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Operator overloading

The member access operator -> can be overloaded to return a pointer to a data member, or some other variable.

Where is this feature used ? What coding problems does it solve or alternately, what does it make easier ?

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marked as duplicate by Mat, Mac, Nimit Dudani, finnw, CL. Nov 18 '12 at 21:49

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usually you want to override an operator, I still can't find one example about overloading an operator at all, are you sure about this ? –  user1802174 Nov 18 '12 at 13:25
@Mat I usually call this "overriding" not "overloading" –  user1802174 Nov 18 '12 at 13:29
@user1802174 Nope, the terminology is indeed overloading, not overriding. If you call it differently then you are doing it wrong (i.e. different from all other people). “Overriding” is reserved for virtual methods which are redefined in derived classes. This terminology is common to most OOP languages, including C++. –  Konrad Rudolph Nov 18 '12 at 13:30
@user1802174 overriding is the expression used for redefining a member function in a subclass. Overloading is specifically used for operators. –  user529758 Nov 18 '12 at 13:30
@user1802174 I’m not talking about the returned value – you’re right that it’s not part of the signature in C++. I’m talking about the type of this (which is part of the signature, even though it’s not written explicitly when declaring a function inside a class). –  Konrad Rudolph Nov 18 '12 at 13:54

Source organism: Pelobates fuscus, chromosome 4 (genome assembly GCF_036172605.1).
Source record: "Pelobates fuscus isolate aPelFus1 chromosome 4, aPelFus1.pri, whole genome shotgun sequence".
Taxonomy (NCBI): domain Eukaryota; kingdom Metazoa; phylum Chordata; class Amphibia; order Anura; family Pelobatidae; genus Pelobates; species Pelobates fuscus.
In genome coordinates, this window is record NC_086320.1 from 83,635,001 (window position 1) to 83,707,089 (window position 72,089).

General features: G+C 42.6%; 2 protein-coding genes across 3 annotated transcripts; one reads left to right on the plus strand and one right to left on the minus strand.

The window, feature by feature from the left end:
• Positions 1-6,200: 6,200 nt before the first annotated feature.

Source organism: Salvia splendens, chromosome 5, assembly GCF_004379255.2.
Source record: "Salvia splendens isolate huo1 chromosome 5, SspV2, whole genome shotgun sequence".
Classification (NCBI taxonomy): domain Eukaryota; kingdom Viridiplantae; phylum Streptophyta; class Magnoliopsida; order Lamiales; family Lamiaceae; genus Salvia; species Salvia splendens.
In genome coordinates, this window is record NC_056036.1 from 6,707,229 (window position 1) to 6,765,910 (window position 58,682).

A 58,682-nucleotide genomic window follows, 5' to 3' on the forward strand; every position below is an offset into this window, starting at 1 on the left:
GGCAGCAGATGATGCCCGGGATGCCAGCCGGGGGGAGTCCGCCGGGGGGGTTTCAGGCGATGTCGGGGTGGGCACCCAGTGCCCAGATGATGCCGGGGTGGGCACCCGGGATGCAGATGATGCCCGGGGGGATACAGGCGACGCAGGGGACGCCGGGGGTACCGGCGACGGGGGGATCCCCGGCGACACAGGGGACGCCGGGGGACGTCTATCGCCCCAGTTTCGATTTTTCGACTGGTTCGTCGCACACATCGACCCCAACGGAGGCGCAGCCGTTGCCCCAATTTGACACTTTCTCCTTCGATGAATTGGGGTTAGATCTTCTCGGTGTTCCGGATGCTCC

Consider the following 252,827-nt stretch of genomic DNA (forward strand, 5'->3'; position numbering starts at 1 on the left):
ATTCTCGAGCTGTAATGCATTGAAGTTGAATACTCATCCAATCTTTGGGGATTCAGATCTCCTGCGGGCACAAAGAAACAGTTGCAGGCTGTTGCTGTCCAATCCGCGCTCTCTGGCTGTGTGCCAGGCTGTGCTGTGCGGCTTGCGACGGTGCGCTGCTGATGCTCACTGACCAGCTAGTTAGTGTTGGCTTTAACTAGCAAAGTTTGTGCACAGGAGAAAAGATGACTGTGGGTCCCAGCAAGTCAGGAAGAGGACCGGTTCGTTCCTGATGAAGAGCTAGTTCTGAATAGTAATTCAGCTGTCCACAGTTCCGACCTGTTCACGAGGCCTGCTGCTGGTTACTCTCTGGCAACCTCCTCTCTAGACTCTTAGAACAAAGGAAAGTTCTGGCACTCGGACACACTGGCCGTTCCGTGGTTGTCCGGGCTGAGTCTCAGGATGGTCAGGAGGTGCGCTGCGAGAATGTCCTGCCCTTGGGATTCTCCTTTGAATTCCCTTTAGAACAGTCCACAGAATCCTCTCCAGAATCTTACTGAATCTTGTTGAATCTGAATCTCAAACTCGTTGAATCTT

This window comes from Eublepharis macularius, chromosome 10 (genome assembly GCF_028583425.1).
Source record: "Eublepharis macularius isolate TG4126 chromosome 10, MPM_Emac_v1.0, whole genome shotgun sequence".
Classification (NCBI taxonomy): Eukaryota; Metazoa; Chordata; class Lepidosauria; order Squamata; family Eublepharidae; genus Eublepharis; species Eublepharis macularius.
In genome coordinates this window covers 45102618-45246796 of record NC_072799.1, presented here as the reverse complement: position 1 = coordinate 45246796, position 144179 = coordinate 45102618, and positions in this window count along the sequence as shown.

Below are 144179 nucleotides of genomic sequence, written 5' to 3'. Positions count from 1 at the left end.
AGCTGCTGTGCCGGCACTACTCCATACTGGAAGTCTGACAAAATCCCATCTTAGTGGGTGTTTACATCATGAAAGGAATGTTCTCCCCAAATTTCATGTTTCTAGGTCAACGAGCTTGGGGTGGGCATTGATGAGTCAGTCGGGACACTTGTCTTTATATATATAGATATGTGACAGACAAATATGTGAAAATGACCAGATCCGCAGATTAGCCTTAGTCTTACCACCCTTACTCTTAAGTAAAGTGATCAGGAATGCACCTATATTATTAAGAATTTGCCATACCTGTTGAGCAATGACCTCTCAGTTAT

3 Answers 3

up vote 3 down vote accepted

The member access operator is a somewhat odd creature: It is meant to return a pointer or a class with a member access operator overloaded. Once it reaches a pointer it just accesses the corresponding member. The primary use of overloading the member access operator are smart pointers, e.g., std::shared_ptr<T> and std::unique_ptr<T>. Without this operator you'd need to use something like




instead of

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Note that both terms "overriding" and "overloading" are greatly misleading. The canonical -> operator accesses the member of an object referenced through a pointer, that is X* x; x->foo; is accessing something pointed to by x which is of a pointer type (or to be more precise a raw pointer).

However, the operator-> that you can implement as a non-static member function in aggregate types (i.e. "classes") does something different. In X* x; x->foo;, -> would still be the canonical structure operator, which cannot be changed. However, in Y y; y->foo, -> would invoke the operator-> member function of Y. This seemingly small distinction is crucial as one operator can only be applied to raw pointer types and the other can only be applied to non-pointer types.

This is typically used to allow types to behave syntactically as-if they were raw pointers (with some semantic differences), like in shared_ptr et al. This could not be achieved without this language support as shared_ptr<X> and X* could not be used in the same fashion if there was no shared_ptr<X>::operator-> allowing to mimic the canonical -> operator that is applicable to X* (but not X).

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When you're modeling a pointer, and you want to maintain the usual syntax for convenience. Just take a look at std::unique_ptr and std::shared_ptr. :)

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